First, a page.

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In My Words: Thome gains perspective on job

Special to MLB.com

My wife thinks I'm crazy. She says, "Oh my God, Jim, all you do is watch baseball."

I say, "Yeah, I'm working."

My wife thinks I'm crazy. She says, "Oh my God, Jim, all you do is watch baseball."

I say, "Yeah, I'm working."

I have been a special assistant to general manager Rick Hahn since I retired in 2013. And this year, I joined MLB Network as a studio analyst. Both jobs are so great because they feed off each other. It keeps me in the loop with what's going with the game.

I really love working with the White Sox. When the team is in town, I'll sit with Jerry Reinsdorf, Rick and Kenny Williams, and we'll break down the game.

:: Chicago White Sox: In My Words ::

I've been involved with the Draft. I went down to the Minors to see Jake Burger. They wanted another set of eyes to see him. That's why this is so great. The Sox have so many great scouts, and if they consider me to be in that group, it's a great honor. You feel like your opinions are being thoughtfully heard in the room. I told them I think Jake is going to be a great player.

They'll also send me out to our Minor League teams, especially if they want me to spend time with a certain player. I need to have a good rapport with the hitting coaches; understand what they're doing. I'm not looking to change anything.

One of the biggest things I try to do is just talk positively. If we can get a guy not only mechanically better, but also mentally, that's where I play a big part. There's so much failure in this game. You have to learn how to fail. These kids come here as the big studs from either their high school or college teams. Then all of the sudden, a lot of things get thrown at them. How do you learn to handle 0-for-9? How do you get on base when the count is 0-2? The fun part of this game is figuring it out. And figuring it out means experience and being receptive to coaching.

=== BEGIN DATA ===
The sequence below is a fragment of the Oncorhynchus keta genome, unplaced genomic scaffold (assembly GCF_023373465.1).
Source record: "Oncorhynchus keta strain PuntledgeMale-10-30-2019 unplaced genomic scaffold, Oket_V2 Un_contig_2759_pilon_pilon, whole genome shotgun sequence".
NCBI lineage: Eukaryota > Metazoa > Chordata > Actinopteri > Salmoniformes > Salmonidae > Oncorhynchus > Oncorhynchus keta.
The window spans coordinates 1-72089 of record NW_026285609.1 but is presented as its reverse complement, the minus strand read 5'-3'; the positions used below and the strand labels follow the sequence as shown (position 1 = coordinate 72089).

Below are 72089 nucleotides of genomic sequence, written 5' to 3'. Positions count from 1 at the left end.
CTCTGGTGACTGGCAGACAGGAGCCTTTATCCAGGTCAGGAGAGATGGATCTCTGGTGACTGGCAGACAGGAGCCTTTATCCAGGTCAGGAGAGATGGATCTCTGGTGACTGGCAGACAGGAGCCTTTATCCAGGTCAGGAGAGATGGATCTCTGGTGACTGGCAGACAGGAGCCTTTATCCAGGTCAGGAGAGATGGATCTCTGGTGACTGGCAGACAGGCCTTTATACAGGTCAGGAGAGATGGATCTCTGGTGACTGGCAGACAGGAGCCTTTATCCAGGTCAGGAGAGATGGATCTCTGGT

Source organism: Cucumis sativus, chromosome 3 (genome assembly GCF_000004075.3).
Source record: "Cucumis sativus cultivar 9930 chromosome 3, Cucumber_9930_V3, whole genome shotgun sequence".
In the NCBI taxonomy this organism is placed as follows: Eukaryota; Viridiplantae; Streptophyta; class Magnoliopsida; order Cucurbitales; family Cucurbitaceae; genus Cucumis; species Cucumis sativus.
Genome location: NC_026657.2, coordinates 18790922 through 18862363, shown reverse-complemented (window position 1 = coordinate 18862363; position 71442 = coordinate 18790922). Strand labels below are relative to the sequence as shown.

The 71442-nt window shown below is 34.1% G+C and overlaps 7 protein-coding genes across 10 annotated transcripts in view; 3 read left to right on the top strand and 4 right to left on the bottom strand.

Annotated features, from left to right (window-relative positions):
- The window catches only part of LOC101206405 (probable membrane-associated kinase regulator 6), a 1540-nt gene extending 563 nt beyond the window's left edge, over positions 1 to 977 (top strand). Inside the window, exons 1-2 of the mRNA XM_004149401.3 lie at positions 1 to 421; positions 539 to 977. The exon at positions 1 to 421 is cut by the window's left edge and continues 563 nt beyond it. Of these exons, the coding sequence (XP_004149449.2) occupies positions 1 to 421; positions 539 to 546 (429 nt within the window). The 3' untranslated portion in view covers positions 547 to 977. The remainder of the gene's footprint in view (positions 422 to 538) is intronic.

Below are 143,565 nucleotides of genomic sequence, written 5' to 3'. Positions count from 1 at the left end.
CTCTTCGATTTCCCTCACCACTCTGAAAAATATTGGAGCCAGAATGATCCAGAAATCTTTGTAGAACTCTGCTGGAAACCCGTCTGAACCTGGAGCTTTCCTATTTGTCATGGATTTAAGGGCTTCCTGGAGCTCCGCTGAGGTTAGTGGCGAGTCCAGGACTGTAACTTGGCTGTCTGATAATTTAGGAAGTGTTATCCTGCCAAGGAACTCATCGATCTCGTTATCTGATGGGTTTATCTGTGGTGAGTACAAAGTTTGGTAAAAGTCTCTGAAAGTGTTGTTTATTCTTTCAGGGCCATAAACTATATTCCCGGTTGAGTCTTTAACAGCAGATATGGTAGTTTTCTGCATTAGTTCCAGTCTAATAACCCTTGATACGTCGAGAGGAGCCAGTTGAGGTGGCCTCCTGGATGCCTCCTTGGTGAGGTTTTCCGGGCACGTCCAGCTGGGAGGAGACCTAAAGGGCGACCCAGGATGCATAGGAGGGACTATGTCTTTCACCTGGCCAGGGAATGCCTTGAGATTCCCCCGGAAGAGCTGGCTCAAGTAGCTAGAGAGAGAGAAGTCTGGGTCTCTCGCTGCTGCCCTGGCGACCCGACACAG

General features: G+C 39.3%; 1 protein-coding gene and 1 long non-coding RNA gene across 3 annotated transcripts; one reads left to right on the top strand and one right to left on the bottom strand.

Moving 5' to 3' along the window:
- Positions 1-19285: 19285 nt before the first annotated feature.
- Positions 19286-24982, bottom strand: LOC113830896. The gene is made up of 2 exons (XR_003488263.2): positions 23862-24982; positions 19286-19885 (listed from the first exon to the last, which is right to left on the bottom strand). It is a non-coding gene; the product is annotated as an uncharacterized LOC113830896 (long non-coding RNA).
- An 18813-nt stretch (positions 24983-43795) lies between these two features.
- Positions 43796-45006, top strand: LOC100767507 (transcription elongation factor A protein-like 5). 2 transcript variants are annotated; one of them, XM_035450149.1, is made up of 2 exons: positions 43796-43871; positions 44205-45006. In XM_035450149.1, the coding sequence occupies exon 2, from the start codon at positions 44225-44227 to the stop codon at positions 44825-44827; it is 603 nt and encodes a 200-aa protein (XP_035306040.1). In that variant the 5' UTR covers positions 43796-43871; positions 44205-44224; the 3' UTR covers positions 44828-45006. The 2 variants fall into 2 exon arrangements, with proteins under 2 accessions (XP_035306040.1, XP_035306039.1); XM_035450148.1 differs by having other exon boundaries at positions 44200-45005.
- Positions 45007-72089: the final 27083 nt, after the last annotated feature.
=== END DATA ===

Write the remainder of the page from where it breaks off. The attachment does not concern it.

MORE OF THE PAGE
At the end of the day, you're trying to get them fired up and ready to play. When it's hot in August, and you're tired from all those long bus rides, maybe that one extra voice can get you going.

It's been terrific working three or four days a month at MLB Network. You're in this studio with all these cameras, but ultimately it's just a bunch of guys talking baseball.

What I loved most about playing baseball was the camaraderie of being with your boys. Whenever I'm at MLB Network, there's also the feeling of being part of a team. What we're all trying to do is share some of the things we learned throughout our careers.

I love what I do with the White Sox and MLB Network, but I'll admit there's a part of me that does want to return to the field. I feel like I'll always be a baseball field guy. If that job presents itself down the road, I'd have to think about it. But I'm in no rush.

My current job with the White Sox really has given me a unique perspective. As a player, you're always locked in. There's tunnel vision. It's, "OK, what am I going to do against Justin Verlander today?" Behind the scenes, you see all the strategy involved and the discussion that goes into making decisions. It's been cool to see. I respect that side of game, and after playing for 22 years, I certainly respect how hard it is to do it on the field. That was tough.

As told to Ed Sherman.

Jim Thome is a special assistant to White Sox general manager Rick Hahn and a part-time studio analyst for MLB Network. He played in the Majors for 22 seasons.

Chicago White Sox